• 01-OCT-2012

  • SOURCE: Siemens Corporation

Drought Puts New Urgency Into U.S. Water Conservation Efforts

A look at new technologies currently utilized in several U.S. cities to reclaim and reuse water

This fall marks the end of one of the driest summers on record.  And with 36 states expected to experience water shortages in the next two years, many civic and business leaders are taking a closer look at how they can better utilize this precious- yet often taken for granted - natural resource.

The average American uses 80-100 gallons of water a day.  The U.S. as a whole uses 346 million gallons of fresh water a day.  The increased use of fertilizers, pesticides and medications are contaminating the fresh water supply.  And weather is certainly unpredictable.  This package will illustrate how some cities are helping the U.S. ensure a sustainable water supply by adopting new technologies to redirect, reclaim and reuse water.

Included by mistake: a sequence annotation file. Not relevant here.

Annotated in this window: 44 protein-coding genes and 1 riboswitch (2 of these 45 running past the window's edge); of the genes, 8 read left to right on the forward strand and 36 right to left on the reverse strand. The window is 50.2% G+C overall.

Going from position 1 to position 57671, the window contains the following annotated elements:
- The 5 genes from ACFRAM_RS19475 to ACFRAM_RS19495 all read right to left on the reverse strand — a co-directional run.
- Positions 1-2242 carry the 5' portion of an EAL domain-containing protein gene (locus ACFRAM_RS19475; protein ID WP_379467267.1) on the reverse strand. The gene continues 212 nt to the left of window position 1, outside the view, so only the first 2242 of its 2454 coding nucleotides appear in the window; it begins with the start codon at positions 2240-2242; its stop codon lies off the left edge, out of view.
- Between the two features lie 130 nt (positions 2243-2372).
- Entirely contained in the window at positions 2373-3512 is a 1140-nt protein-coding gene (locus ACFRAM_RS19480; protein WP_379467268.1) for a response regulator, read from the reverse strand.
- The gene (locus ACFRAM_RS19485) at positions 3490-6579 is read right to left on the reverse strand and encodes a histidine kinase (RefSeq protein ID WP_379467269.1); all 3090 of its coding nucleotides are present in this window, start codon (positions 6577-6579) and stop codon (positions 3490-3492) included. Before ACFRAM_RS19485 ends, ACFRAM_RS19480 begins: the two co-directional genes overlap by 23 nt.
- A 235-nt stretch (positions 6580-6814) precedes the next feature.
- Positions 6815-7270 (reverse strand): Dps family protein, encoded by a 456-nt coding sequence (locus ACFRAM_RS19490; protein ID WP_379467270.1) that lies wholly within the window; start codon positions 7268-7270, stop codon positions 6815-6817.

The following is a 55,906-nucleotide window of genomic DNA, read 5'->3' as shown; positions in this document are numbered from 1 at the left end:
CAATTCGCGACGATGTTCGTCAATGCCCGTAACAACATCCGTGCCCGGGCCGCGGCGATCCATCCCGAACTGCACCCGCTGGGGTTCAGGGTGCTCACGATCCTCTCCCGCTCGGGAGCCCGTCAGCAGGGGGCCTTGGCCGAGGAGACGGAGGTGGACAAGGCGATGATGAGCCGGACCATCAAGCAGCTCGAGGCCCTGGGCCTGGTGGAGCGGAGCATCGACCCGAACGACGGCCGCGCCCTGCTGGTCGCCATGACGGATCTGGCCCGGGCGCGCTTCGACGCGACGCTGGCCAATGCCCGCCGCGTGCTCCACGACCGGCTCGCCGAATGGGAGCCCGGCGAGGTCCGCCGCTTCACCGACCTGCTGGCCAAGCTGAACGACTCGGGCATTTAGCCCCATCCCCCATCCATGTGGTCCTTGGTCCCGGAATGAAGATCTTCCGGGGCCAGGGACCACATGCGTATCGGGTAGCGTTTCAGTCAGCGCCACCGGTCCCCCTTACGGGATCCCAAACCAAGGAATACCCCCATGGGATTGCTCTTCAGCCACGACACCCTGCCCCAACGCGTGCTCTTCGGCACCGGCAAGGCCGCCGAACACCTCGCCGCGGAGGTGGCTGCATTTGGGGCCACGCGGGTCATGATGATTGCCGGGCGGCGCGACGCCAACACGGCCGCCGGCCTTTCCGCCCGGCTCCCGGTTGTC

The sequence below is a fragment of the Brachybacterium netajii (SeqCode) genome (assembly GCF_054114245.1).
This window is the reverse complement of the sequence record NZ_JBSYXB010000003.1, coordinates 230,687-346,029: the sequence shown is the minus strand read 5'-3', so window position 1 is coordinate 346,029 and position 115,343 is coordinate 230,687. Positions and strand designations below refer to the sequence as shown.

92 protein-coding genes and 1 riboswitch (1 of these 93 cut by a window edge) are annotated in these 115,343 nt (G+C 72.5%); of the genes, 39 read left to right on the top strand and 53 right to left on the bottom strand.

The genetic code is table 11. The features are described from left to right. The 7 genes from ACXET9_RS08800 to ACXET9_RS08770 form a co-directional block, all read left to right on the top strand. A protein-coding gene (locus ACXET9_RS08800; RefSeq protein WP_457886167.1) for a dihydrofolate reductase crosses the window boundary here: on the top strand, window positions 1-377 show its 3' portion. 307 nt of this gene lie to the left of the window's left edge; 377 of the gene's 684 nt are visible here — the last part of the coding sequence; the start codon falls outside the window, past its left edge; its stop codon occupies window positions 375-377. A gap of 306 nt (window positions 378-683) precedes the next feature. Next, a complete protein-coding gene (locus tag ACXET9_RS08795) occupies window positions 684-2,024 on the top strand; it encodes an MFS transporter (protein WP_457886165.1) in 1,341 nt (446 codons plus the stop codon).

For example, in the Panhandle of Northwest Florida, an advanced wastewater treatment plant is helping to rehydrate the West Bay Ecosystem.  Hikers and bikers along the recently renamed and reopened 'Conservation Park' attest to benefits of the water reclamation effort, and wildlife is beginning to return to the ecosystem.

In Aurora, Colorado, technology helps make some 50 million gallons of previously "dirty" water, drinkable.

And in El Segundo, California, advanced membrane technologies are helping to reclaim and recycle more than 8 million gallons of water a year for use in manufacturing and irrigation.